• EastBoco United

Grant Township's Model for Lafayette City Council

Lafayette City Council candidate Doug Conarroe didn’t have his facts right about Grant Township, Pennsylvania and the Community Environmental Legal Defense Fund (CELDF) during last Thursday night’s forum of candidates hosted by the League of Women Voters.

Anyone who has read anything credible about how CELDF conducts their work or had direct contact with CELDF attorneys, as some people in Lafayette have, would know that CELDF does not lead nor make decisions. Communities who are under attack from corporate extractive and polluting industries invite CELDF in for consultation and legal advice. The guiding question each step of the way from CELDF is, “What do you want?” Mr. Conarroe incorrectly alleged that Grant Township was bankrupted by CELDF.

The City Supervisors of Grant Township realized the threats, explored their options, and came to their resolve long before contacting CELDF for legal help. Mr. Conarroe misplaced responsibility and is obscuring the point that Grant Township empowered itself to fight for its life and face the costs of rebellion against an undemocratic and intimidating force. The threat of bankruptcy was a risk the town and supervisors recognized and expected from a corrupt and oppressive authority. They willingly decided their own course of resistance to stand up with principle for their very survival, whatever it takes. They say that if and when their legal options to stop the invasion are ever completely exhausted, they will lie down in front of trucks and equipment.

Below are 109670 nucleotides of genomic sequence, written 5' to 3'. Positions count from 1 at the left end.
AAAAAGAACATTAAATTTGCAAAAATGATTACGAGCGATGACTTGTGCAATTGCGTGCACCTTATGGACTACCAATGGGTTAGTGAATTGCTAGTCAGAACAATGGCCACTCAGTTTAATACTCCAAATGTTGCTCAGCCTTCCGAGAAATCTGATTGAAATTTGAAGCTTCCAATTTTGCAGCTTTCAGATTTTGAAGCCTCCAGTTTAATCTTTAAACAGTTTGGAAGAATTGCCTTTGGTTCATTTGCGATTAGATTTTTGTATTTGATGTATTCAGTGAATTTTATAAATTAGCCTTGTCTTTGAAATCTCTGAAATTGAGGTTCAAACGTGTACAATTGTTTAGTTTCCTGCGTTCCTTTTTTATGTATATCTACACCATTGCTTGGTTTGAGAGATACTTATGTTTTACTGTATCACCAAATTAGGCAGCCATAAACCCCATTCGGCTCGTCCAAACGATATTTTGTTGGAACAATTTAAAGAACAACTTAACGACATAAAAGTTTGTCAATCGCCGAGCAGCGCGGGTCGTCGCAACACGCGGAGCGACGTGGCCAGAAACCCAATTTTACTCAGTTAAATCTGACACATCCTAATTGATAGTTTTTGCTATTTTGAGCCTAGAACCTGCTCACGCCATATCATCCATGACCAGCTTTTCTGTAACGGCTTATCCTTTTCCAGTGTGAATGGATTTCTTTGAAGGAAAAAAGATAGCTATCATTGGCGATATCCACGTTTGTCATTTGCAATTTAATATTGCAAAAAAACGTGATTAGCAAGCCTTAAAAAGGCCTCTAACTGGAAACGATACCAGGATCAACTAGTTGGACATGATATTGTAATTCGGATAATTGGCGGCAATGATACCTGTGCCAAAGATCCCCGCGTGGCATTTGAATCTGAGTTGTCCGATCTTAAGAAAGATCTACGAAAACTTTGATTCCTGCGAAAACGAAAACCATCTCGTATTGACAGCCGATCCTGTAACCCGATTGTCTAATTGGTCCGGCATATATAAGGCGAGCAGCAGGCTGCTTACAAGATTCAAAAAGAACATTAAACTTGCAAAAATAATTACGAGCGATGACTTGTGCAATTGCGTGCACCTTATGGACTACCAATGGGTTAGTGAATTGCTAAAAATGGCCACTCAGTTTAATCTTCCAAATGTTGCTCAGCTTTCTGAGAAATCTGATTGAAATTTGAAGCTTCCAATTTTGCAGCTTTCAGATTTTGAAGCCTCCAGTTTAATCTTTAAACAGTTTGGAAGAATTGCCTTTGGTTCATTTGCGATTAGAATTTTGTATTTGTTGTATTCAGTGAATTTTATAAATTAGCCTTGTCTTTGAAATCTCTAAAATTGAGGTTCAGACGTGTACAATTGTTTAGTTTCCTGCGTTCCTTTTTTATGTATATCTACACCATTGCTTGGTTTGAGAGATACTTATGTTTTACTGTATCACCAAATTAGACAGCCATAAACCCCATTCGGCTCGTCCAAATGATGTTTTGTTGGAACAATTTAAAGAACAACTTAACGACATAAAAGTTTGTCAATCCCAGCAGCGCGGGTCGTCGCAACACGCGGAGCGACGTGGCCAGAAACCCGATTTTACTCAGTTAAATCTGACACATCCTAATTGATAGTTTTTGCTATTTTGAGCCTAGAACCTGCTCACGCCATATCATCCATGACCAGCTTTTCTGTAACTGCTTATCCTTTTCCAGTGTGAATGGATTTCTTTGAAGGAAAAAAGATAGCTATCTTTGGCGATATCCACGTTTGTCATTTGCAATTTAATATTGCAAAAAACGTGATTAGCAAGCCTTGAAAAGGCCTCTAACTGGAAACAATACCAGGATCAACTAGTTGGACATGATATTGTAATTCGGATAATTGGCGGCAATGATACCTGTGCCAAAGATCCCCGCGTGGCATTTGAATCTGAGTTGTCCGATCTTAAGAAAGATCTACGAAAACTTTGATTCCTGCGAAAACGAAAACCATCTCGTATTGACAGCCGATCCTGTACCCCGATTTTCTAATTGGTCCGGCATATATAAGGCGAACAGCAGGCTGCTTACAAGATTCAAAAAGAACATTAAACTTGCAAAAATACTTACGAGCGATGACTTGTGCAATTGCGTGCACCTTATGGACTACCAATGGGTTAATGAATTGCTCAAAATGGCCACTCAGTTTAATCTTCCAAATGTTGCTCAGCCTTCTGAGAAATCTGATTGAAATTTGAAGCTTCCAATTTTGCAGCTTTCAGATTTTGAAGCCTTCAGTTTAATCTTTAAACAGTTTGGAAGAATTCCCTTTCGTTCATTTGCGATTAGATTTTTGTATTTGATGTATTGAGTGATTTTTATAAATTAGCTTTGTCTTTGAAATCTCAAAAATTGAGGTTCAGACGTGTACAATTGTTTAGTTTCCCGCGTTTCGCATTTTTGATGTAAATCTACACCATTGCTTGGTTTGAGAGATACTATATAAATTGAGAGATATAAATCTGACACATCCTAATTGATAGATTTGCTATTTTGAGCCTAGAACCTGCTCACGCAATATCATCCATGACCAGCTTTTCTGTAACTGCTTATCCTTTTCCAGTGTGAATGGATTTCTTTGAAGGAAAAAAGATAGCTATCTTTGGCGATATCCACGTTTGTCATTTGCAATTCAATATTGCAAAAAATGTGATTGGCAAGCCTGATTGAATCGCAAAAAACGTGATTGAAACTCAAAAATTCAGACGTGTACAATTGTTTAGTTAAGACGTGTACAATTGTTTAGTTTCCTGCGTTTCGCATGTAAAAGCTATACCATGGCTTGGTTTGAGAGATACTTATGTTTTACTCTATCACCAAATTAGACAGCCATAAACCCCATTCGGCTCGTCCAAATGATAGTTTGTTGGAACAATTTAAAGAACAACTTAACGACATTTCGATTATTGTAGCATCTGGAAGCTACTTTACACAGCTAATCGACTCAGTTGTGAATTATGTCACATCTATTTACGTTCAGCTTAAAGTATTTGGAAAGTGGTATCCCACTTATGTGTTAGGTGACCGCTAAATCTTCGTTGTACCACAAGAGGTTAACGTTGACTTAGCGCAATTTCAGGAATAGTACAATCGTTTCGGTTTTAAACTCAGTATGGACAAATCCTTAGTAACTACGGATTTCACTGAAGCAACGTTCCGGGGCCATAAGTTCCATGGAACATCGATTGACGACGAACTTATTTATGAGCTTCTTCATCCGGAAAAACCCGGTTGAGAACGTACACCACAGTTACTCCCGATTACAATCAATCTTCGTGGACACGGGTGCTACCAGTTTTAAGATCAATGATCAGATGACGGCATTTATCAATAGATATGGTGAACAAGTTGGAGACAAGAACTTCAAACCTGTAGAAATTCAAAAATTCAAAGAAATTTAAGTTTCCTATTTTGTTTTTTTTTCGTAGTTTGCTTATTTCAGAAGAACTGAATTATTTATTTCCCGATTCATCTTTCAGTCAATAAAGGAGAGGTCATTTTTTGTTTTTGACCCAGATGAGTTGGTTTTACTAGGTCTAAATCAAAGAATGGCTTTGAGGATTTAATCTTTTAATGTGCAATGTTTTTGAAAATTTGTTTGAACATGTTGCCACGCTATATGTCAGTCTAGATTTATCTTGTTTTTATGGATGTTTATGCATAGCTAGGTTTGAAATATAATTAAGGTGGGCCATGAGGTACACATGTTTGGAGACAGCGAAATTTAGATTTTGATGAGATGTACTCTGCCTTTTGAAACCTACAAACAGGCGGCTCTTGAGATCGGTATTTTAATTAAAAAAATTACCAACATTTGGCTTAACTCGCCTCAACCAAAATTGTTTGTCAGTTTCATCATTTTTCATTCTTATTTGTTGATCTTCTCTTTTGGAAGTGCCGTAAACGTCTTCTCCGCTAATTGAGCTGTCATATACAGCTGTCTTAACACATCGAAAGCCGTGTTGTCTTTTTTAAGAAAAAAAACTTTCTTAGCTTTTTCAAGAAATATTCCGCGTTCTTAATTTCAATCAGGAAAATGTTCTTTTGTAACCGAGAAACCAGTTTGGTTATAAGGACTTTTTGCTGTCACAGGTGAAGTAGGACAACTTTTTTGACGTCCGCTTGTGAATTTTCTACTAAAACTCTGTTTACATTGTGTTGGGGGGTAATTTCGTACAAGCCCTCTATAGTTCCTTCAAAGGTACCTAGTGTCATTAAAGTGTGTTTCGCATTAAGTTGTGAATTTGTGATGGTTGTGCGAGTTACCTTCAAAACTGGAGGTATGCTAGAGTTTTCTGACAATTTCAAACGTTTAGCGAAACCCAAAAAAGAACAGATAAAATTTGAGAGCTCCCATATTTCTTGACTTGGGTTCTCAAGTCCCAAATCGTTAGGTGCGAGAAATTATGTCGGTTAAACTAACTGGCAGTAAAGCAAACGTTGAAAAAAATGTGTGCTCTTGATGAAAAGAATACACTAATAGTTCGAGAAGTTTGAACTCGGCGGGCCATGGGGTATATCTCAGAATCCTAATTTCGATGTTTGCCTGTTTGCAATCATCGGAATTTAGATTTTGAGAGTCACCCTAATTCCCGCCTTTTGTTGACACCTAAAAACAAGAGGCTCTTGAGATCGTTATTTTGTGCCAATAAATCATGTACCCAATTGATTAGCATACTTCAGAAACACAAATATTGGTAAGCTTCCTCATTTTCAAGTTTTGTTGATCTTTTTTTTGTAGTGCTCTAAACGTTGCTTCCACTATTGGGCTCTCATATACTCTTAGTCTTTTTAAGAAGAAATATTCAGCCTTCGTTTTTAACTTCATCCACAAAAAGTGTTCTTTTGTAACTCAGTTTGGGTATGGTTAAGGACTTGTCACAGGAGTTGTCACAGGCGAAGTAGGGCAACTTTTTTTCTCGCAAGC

Lafayette City Council, Mr. Conarroe, and other aspiring City Council candidates could take examples of integrity, courage, and the exercise of real democracy from Grant Township for a similar uncompromising stand against oil and gas extraction here in Boulder County.

In addition, Mr. Conarroe was incorrect in saying that there is no difference between the 2013 Lafayette Community Bill of Rights charter amendment and the 2017 Climate Bill of Rights Ordinance, both of which ban oil and gas development within the city limits. The Community BOR became a charter amendment upon approval by more than 60% of the voting public. Just like Grant Township was not led by CELDF or anyone else to decide to fight, the people of Lafayette did it themselves.

That law was included in a lawsuit with other communities with similar laws restricting oil and gas extraction and specifically fracking, by the Colorado Oil and Gas Association and the State of Colorado. Both Bills of Rights reach further in scope than the other measures by also delineating the rights of the community for self-determination. The 20th District Court of Colorado decided that all of the measures violated the Colorado Gas Act by banning fracking and were ruled illegal to enforce, based on preemption. The Climate BOR was approved by vote of only the City Council and exists in the charter as an ordinance. An amendment approved by vote of the people stands as a permanent law in the charter, unless revoked by another vote of the people. An ordinance in the charter is approved by the city council and can be altered and revoked by another vote of just the Council.

Only the five Community Rights Advocates running for Lafayette City Council stand for the rights of Lafayette to enact and enforce their own laws and promote civil disobedience to unjust and immoral State laws of preemption. We demand that the Lafayette City Council approve the Climate Bill of Rights Ordinance be placed on the ballot for a vote by the people for inclusion in the charter as an amendment. We also demand that if the law is legally challenged by preemption, the Council accept the pro bono offer by CELDF for defense of the law with a constitutional rights-based argument. As the leaders and citizens of Grant Township came to know, no one is going to save us but ourselves.

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